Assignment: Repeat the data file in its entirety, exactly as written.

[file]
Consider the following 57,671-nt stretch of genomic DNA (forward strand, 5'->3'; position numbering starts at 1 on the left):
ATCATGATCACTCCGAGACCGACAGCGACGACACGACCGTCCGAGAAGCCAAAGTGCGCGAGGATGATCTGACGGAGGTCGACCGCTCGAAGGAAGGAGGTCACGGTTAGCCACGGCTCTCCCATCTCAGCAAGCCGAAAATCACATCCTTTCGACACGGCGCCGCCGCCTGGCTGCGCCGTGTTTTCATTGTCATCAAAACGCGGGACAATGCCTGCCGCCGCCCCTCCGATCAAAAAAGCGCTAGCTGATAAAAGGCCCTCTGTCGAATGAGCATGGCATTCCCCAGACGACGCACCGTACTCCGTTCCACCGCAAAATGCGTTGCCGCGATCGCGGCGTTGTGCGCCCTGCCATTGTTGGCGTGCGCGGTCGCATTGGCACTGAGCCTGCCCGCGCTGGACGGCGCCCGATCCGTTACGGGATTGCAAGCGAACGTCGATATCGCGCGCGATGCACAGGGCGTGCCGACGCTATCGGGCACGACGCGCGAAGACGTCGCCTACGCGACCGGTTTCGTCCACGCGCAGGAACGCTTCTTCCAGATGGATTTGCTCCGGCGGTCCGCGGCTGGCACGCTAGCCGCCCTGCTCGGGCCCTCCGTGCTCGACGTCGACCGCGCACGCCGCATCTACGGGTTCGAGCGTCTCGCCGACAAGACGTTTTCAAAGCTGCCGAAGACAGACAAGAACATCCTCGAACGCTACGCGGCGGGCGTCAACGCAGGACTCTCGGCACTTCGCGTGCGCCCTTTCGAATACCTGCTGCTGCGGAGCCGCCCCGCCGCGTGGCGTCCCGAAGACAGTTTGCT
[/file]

Consider the following 57,671-nt stretch of genomic DNA (forward strand, 5'->3'; position numbering starts at 1 on the left):
ATCATGATCACTCCGAGACCGACAGCGACGACACGACCGTCCGAGAAGCCAAAGTGCGCGAGGATGATCTGACGGAGGTCGACCGCTCGAAGGAAGGAGGTCACGGTTAGCCACGGCTCTCCCATCTCAGCAAGCCGAAAATCACATCCTTTCGACACGGCGCCGCCGCCTGGCTGCGCCGTGTTTTCATTGTCATCAAAACGCGGGACAATGCCTGCCGCCGCCCCTCCGATCAAAAAAGCGCTAGCTGATAAAAGGCCCTCTGTCGAATGAGCATGGCATTCCCCAGACGACGCACCGTACTCCGTTCCACCGCAAAATGCGTTGCCGCGATCGCGGCGTTGTGCGCCCTGCCATTGTTGGCGTGCGCGGTCGCATTGGCACTGAGCCTGCCCGCGCTGGACGGCGCCCGATCCGTTACGGGATTGCAAGCGAACGTCGATATCGCGCGCGATGCACAGGGCGTGCCGACGCTATCGGGCACGACGCGCGAAGACGTCGCCTACGCGACCGGTTTCGTCCACGCGCAGGAACGCTTCTTCCAGATGGATTTGCTCCGGCGGTCCGCGGCTGGCACGCTAGCCGCCCTGCTCGGGCCCTCCGTGCTCGACGTCGACCGCGCACGCCGCATCTACGGGTTCGAGCGTCTCGCCGACAAGACGTTTTCAAAGCTGCCGAAGACAGACAAGAACATCCTCGAACGCTACGCGGCGGGCGTCAACGCAGGACTCTCGGCACTTCGCGTGCGCCCTTTCGAATACCTGCTGCTGCGGAGCCGCCCCGCCGCGTGGCGTCCCGAAGACAGTTTGCT